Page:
Two Suicide Bombers Kill Dozens in Nigeria

Two Suicide Bombers Kill Dozens in Nigeria

Two suicide bombers, at least one of them a woman, blew themselves up on Tuesday at a crowded market in this northeast Nigerian city, killing dozens of shoppers and merchants, including some who witnesses said were decapitated by the explosions.

Suspicion immediately fell on Boko Haram, the Islamist insurgent group that was once headquartered here and has increasingly used female suicide bombers in recent months. Whether they are volunteers or are coerced is unclear.

It was the first time in more than four months that Maiduguri, the capital of Borno State, had been assaulted by suicide attackers. They targeted the same location, known as Monday Market, that was ravaged by a suspected member of Boko Haram in a car bombing in July.

“It is a serious crime against humanity being perpetrated by few extremists under the guise of religion,” said Kashim Shettima, the Borno governor, who visited some of the wounded victims at State Specialists Hospital.

Dr. Salisu Kwaya Bura, the chief medical director of the Borno State Hospital Management Board, told reporters that at least 24 bodies had been pulled from the wreckage and that at least 54 people had been wounded. Some Nigerian news accounts said that as many as 60 people may have been killed.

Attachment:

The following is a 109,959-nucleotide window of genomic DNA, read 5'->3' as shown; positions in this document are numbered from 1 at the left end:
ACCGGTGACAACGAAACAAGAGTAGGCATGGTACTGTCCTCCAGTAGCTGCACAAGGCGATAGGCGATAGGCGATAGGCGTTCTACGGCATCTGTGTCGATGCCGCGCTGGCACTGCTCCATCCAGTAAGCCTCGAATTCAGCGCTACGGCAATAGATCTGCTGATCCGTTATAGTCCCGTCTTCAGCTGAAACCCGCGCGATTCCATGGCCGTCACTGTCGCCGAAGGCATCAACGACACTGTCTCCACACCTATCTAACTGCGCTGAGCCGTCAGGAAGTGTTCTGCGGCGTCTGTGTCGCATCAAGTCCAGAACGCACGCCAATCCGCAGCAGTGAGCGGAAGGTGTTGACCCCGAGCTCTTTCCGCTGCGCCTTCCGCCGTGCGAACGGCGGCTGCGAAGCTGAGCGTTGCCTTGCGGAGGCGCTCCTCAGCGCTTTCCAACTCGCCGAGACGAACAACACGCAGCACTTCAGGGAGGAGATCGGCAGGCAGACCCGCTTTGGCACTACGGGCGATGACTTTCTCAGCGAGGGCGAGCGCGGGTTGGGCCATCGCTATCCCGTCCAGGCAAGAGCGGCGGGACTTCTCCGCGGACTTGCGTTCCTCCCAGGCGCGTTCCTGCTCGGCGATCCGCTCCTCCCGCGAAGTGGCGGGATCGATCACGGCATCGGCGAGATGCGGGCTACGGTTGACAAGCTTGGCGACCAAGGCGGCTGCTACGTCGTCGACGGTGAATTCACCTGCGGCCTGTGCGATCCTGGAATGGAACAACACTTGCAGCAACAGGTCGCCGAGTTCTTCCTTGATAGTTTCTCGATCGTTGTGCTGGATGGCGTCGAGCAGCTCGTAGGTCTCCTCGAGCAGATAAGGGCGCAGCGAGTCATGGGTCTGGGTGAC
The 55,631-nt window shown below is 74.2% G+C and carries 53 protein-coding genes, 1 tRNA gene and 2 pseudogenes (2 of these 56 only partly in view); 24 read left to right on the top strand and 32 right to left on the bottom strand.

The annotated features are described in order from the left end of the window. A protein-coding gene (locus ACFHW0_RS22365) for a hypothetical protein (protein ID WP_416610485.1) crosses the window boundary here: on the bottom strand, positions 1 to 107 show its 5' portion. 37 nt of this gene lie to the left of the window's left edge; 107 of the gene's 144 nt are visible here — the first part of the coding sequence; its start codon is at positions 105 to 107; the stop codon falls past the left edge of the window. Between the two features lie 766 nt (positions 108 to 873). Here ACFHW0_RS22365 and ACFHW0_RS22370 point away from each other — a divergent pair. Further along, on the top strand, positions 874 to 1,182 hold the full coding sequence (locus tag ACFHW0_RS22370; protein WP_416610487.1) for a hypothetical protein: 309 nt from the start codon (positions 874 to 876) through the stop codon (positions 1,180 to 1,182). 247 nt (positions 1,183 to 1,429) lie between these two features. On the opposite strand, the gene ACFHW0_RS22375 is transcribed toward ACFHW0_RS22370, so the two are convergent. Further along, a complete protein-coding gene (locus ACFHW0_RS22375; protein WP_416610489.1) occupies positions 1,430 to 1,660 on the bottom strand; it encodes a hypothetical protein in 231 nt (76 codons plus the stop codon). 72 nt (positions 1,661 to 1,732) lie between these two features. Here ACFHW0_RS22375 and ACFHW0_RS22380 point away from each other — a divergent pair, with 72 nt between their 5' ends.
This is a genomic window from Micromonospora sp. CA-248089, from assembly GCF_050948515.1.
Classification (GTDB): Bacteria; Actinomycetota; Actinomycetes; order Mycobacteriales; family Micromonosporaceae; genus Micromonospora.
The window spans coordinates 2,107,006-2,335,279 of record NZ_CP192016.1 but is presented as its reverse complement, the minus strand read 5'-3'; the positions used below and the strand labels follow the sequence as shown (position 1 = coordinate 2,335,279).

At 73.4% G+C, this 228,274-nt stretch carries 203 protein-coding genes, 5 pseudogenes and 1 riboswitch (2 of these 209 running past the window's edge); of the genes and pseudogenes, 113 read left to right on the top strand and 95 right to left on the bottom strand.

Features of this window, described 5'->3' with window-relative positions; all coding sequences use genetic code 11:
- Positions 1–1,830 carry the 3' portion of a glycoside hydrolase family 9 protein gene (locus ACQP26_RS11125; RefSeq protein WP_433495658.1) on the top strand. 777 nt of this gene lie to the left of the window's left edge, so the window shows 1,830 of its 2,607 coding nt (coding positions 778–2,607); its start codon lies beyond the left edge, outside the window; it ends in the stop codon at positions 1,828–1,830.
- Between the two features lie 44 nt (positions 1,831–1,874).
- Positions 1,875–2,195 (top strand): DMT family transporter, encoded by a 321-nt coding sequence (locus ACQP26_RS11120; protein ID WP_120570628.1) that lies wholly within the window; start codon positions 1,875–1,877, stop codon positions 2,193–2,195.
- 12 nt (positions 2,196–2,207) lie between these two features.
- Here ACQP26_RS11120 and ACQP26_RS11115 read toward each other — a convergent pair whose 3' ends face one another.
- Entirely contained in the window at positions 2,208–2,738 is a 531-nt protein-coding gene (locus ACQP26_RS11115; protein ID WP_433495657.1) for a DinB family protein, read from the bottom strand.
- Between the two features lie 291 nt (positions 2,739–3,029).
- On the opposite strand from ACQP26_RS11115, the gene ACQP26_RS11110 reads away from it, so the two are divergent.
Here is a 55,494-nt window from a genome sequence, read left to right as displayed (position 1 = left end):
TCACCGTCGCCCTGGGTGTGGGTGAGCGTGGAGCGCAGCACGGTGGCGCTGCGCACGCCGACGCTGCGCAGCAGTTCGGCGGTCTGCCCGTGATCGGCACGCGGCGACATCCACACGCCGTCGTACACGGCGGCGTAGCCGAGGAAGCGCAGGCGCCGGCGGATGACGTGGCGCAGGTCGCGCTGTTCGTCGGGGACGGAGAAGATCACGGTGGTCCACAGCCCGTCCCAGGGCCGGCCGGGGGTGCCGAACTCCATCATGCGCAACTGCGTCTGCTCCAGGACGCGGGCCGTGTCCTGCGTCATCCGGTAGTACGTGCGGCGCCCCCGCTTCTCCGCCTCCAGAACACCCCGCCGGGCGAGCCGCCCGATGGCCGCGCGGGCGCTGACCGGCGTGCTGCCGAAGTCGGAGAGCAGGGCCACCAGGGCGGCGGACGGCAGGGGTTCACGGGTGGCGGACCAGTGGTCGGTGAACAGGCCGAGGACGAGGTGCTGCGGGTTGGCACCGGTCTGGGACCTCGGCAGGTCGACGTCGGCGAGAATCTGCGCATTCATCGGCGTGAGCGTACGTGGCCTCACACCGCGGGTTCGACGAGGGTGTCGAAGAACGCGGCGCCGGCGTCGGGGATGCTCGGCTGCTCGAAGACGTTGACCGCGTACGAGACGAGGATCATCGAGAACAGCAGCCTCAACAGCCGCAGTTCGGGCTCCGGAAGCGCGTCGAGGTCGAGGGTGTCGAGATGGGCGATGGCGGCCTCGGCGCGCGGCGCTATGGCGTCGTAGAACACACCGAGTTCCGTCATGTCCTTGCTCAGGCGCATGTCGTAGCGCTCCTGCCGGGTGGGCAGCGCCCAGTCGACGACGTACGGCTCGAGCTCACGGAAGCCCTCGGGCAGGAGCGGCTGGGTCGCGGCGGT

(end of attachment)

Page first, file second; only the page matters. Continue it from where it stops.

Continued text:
Witnesses said heads and other body parts were strewn about, making a precise tally difficult. They said the victims included shoppers, grocery sellers, wheelbarrow pushers and beggars.

There were conflicting accounts about whether one or both of the bombers were women. But a number of witnesses said they had seen two women.

Veronica Samuel, a merchant, said the first bomber, whom she described as a woman in her 20s feigning mental illness, had detonated explosives strapped to her back at about 11 a.m., killing four others. That blast attracted a crowd, which was targeted by the second bomber 10 minutes later.

Ahmadu Musa, a bystander who witnessed the second blast, said it “went off when sympathizers gathered to assist those that were caught in the first one.”

Routed from their Maiduguri headquarters by Nigerian forces in bloody fighting five years ago, Boko Haram rebels have violently exerted control over other territories in the restive northeast, which remains under a state of emergency.

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